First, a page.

Michael Cerulli Billingsley of Straight Arrow Recordings sits in his new studio in Putney.(Zachary P. Stephens/Brattleboro Reformer)
Michael Cerulli Billingsley of Straight Arrow Recordings sits in his new studio in Putney. (Zachary P. Stephens/Brattleboro Reformer) (Zachary P. Stephens)
Friday November 16, 2012

PUTNEY -- A cotton mill is not exactly the ideal location for a recording studio.

But Michael Cerulli Billingsley, owner of Straight Arrow Recordings, operated his business out of the one in Brattleboro for 11 years and produced CDs of various genres of music. Eventually, however, the conditions became too difficult to work in (a dance studio right upstairs didn't help) and he decided in July it was time to make a change.

With some help, he packed all his equipment and moved to the third floor of the building located at 13 Kimball Hill Road. His new digs will get their own christening on Saturday when he hosts an open house from 10 a.m. to 8 p.m.

Billingsley has invited about 200 people -- most of whom are musical artists he has previously worked with -- and expects many to stroll in on their own good time. He did not require RSVPs.

The event will include hourly give-aways of CDs and an end-of-the-day grand prize of some Straight Arrow merchandise and three hours of free studio recording.

Everyone attending is encouraged to check Straight Arrow Recordings' open house Facebook page for Saturday's playlist of audition recordings. The program will change every 30 minutes and will include classical, jazz, folk, blues, world and vocal music recorded by Straight Arrows. The idea is to give visitors an opportunity to hear the nature of a CD mastering studio, with all of its controlled acoustic space and specialized speakers.

There will be a 15-minute break between each demonstration sampler CD, so guests are welcome to bring one selected song from a CD of their own collection for comparative listening.

"There are people that I've recorded that I haven't seen in five or 10 years. There's Fred Haas, he's a saxophonist up in Hartford, he's likely to come down. ... Eugene Uman, from the Vermont Jazz Center, might be coming down," Billingsley said, naming just two of the many musicians he's worked with. "But I'm also imagining there are a lot of people curious about this. And I like to meet new people, so this is one way to meet new people."

He added that he and his girlfriend stayed up baking cookies all Wednesday night and both Vermont and Irish cider will be available.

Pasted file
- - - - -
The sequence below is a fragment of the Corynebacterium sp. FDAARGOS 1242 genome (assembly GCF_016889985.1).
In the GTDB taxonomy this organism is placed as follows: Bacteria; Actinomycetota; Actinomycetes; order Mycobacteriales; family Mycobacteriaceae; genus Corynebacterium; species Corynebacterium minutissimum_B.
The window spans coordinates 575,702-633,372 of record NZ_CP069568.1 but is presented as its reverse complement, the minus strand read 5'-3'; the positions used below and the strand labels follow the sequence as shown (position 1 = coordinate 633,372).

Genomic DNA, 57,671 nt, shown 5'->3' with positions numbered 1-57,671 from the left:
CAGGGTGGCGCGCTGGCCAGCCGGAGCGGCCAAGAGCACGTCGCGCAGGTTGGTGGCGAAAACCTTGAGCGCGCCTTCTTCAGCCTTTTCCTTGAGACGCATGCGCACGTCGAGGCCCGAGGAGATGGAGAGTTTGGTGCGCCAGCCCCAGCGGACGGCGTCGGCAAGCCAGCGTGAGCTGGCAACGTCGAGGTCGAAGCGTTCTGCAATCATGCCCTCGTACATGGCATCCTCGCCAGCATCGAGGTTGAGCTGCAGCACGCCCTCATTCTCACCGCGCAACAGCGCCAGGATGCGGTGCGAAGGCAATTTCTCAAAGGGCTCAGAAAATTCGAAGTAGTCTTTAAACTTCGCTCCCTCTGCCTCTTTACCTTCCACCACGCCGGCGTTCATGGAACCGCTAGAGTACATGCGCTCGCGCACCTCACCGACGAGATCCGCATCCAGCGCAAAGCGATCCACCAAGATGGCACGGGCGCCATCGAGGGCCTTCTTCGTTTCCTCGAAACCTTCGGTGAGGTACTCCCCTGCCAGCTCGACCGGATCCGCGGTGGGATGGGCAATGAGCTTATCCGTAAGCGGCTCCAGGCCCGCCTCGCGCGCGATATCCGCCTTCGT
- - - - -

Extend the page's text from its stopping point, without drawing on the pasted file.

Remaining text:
"This is fun. It's the kind of thing I don't get to do very often and I imagine people will be coming and going all day," he said from a seat in his studio.

He said it is a mastering studio, meaning it is where music is brought and edited once it has been recorded. He practices location recording, which he described as packing up "a van-load worth of equipment and going into somebody else's space."

He said it is a tricky art to perfect because you are at the mercy of the spot's acoustics. Billingsley said he records anything from symphonic and chamber music, to ensembles, devotional music and chorales, solo vocalists and healing chant and world music. He told the Reformer the new studio will also be used for a limited amount of video post-production and spoken-word recording.

Billingsley started in the industry in 1968 when he set up a four-track tape recording of the Jim McCarthy Blues Band in a small hall in Newark, Del. Throughout his career, he has been a performer, composer and college professor, each educating Jonathan Fishman and Trey Anastasio (who later formed the band Phish) at Goddard College.

In 1984, he invented the Stereo Ambient Sampling System (SASS) microphone, which he said was the first major new conceptual and functional "re-think" of stereo microphones since the designs of Alan Blumlein (a notable electronics engineer) in the 1930s. National Public Radio was the first to audition the new mic (before it was even patented), having chosen Billingsley in a national competition.

The SASS microphone was nominated for an International TEC award in Los Angeles, named a Product of the Year when released by Crown in Las Vegas and was used extensively in films such as "Congo," "The Hunt for Red October," "True Lies" and "Memoirs of a Geisha."

Billingsley went on to record several important music festivals -- including the Champlain Valley Folk Festival, the Craftsbury Music Festival and the Central Vermont Chamber Music Festival -- in the 1980s and ‘90s as well as artists like Pat Metheny, Michael Hedges, Ethiopia People-to-People and the London Philharmonic.

Domenic Poli can be reached at dpoli@reformer.com, or 802-254-2311, ext. 277.